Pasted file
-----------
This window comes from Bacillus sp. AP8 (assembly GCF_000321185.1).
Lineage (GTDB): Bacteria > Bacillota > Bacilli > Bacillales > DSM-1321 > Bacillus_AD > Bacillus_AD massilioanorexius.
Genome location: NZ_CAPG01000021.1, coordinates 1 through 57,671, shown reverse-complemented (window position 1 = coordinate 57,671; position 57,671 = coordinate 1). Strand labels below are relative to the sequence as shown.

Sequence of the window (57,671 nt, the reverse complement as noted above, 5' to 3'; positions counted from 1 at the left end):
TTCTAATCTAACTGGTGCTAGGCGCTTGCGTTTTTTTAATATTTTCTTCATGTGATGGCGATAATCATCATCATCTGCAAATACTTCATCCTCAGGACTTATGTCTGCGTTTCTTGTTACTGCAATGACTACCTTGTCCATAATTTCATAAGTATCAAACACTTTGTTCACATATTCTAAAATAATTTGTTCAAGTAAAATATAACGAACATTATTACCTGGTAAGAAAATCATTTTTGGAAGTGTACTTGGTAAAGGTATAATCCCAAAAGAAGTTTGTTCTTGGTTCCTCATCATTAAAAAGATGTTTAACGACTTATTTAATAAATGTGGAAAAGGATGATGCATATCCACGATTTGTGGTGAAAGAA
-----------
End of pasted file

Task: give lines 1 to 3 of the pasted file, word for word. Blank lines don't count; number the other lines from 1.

This window comes from Bacillus sp. AP8 (assembly GCF_000321185.1).
Lineage (GTDB): Bacteria > Bacillota > Bacilli > Bacillales > DSM-1321 > Bacillus_AD > Bacillus_AD massilioanorexius.
Genome location: NZ_CAPG01000021.1, coordinates 1 through 57,671, shown reverse-complemented (window position 1 = coordinate 57,671; position 57,671 = coordinate 1). Strand labels below are relative to the sequence as shown.